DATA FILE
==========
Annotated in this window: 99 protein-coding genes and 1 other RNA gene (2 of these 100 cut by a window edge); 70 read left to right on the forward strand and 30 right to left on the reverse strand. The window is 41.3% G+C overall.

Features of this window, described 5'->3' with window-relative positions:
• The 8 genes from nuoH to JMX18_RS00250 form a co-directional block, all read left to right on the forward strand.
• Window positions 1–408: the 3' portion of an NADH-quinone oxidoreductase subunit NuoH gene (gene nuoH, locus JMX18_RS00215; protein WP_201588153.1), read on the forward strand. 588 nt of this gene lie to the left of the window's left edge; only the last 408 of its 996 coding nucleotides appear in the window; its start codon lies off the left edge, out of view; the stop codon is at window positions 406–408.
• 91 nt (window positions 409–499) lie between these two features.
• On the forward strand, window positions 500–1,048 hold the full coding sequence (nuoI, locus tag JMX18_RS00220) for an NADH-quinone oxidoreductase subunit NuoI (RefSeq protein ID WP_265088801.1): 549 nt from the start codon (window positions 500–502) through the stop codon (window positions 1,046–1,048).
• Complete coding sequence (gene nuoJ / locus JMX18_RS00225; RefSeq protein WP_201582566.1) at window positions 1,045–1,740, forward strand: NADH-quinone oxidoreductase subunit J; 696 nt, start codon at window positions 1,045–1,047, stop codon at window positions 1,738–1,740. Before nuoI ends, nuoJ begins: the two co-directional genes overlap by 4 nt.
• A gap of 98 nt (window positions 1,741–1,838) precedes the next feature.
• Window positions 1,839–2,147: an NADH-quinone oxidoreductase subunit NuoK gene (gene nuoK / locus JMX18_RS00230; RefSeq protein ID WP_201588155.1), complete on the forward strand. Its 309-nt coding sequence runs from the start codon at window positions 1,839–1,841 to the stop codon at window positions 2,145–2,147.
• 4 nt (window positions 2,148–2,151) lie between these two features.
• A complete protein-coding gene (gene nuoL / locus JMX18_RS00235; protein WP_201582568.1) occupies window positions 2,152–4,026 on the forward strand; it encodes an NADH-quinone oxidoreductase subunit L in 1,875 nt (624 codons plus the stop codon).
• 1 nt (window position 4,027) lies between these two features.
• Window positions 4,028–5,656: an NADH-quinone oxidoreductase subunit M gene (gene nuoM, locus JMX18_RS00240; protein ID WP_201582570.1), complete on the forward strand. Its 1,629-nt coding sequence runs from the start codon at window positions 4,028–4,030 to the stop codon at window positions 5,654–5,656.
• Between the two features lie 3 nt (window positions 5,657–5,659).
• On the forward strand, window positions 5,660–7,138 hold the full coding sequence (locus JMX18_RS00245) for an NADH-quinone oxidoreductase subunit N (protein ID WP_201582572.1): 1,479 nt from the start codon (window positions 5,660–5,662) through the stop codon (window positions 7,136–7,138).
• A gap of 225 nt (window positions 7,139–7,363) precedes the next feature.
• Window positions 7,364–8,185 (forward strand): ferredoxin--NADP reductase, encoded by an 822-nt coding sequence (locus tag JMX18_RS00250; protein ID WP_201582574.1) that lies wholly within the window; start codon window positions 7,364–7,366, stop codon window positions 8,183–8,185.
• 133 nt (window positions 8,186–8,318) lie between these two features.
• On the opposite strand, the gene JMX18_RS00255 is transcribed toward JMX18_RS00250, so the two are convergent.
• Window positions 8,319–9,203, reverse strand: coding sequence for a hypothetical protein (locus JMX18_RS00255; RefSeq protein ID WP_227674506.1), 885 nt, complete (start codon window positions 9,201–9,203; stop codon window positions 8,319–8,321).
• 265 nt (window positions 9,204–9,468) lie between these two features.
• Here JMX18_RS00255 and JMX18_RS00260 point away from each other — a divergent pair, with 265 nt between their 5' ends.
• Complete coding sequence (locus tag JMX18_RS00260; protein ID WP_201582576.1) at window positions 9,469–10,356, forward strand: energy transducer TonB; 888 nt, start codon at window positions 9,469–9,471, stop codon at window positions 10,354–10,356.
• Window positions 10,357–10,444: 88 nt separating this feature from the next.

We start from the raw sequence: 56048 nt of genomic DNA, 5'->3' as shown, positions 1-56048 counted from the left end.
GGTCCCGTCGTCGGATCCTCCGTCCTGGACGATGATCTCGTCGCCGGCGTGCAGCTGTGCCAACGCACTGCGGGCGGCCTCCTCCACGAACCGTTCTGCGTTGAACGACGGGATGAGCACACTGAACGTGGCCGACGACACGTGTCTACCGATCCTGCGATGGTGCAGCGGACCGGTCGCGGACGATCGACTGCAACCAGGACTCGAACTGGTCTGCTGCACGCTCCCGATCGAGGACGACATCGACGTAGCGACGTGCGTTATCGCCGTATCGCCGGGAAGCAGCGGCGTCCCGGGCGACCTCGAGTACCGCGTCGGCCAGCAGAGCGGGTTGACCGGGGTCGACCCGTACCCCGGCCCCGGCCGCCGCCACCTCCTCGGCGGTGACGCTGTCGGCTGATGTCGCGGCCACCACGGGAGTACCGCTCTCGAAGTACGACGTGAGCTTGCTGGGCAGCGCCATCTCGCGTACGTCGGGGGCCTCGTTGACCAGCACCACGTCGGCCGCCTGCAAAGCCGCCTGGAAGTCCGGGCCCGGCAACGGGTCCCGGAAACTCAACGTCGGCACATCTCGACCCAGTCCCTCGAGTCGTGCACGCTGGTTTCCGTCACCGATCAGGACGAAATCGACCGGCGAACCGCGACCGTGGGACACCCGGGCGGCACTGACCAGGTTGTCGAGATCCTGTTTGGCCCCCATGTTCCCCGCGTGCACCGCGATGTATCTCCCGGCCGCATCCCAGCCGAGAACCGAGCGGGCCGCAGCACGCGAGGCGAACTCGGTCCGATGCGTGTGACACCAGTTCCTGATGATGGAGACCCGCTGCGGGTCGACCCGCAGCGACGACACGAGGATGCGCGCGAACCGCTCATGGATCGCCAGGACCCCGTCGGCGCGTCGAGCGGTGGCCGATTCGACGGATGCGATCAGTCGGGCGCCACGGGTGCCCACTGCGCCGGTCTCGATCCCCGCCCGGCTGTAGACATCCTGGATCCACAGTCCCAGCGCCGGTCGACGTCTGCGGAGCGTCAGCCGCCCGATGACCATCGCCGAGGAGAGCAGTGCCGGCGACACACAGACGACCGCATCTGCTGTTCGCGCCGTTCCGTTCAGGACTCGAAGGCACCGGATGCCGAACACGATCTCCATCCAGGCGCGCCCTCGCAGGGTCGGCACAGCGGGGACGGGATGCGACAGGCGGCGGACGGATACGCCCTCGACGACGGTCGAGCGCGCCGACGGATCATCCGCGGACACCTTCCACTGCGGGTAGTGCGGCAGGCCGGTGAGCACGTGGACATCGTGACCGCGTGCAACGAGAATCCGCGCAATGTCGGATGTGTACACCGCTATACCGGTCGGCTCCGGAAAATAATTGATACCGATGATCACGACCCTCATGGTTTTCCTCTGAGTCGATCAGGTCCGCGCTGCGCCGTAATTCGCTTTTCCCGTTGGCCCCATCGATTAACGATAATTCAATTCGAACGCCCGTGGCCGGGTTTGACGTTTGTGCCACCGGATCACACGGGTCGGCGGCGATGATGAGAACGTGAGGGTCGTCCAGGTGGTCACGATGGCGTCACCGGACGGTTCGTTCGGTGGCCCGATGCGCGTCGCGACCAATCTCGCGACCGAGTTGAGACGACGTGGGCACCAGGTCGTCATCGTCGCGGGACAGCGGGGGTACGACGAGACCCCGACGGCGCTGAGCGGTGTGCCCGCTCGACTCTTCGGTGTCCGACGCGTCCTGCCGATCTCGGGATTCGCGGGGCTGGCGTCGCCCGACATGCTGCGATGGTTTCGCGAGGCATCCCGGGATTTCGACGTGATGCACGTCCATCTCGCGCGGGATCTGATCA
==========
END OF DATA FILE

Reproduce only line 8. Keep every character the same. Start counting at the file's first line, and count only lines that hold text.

• A gap of 98 nt (window positions 1,741–1,838) precedes the next feature.